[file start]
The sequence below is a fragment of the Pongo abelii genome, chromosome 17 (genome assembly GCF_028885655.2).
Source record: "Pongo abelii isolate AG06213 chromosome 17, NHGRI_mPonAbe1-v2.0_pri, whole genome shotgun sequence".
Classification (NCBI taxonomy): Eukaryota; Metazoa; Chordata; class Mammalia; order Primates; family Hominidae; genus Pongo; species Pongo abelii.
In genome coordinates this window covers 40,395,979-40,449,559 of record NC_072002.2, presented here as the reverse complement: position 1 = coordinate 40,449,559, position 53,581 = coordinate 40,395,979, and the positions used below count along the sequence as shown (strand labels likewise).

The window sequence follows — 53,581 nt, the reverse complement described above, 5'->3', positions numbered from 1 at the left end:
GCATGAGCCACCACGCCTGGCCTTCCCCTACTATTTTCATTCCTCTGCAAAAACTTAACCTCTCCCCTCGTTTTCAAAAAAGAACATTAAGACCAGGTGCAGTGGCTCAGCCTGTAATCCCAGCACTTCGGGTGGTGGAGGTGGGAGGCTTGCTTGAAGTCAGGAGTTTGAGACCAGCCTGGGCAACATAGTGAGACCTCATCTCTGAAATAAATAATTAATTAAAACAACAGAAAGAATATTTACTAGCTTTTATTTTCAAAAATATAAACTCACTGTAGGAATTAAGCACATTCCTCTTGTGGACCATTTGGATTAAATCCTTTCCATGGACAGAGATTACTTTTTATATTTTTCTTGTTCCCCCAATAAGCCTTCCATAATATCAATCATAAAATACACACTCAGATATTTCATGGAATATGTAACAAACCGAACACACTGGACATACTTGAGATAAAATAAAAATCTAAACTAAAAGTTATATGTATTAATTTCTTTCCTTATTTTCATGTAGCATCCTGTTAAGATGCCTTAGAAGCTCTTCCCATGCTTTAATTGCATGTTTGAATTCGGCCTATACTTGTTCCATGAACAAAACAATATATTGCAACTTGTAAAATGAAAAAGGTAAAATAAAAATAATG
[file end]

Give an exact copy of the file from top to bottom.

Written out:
The sequence below is a fragment of the Pongo abelii genome, chromosome 17 (genome assembly GCF_028885655.2).
Source record: "Pongo abelii isolate AG06213 chromosome 17, NHGRI_mPonAbe1-v2.0_pri, whole genome shotgun sequence".
Classification (NCBI taxonomy): Eukaryota; Metazoa; Chordata; class Mammalia; order Primates; family Hominidae; genus Pongo; species Pongo abelii.
In genome coordinates this window covers 40,395,979-40,449,559 of record NC_072002.2, presented here as the reverse complement: position 1 = coordinate 40,449,559, position 53,581 = coordinate 40,395,979, and the positions used below count along the sequence as shown (strand labels likewise).

The window sequence follows — 53,581 nt, the reverse complement described above, 5'->3', positions numbered from 1 at the left end:
GCATGAGCCACCACGCCTGGCCTTCCCCTACTATTTTCATTCCTCTGCAAAAACTTAACCTCTCCCCTCGTTTTCAAAAAAGAACATTAAGACCAGGTGCAGTGGCTCAGCCTGTAATCCCAGCACTTCGGGTGGTGGAGGTGGGAGGCTTGCTTGAAGTCAGGAGTTTGAGACCAGCCTGGGCAACATAGTGAGACCTCATCTCTGAAATAAATAATTAATTAAAACAACAGAAAGAATATTTACTAGCTTTTATTTTCAAAAATATAAACTCACTGTAGGAATTAAGCACATTCCTCTTGTGGACCATTTGGATTAAATCCTTTCCATGGACAGAGATTACTTTTTATATTTTTCTTGTTCCCCCAATAAGCCTTCCATAATATCAATCATAAAATACACACTCAGATATTTCATGGAATATGTAACAAACCGAACACACTGGACATACTTGAGATAAAATAAAAATCTAAACTAAAAGTTATATGTATTAATTTCTTTCCTTATTTTCATGTAGCATCCTGTTAAGATGCCTTAGAAGCTCTTCCCATGCTTTAATTGCATGTTTGAATTCGGCCTATACTTGTTCCATGAACAAAACAATATATTGCAACTTGTAAAATGAAAAAGGTAAAATAAAAATAATG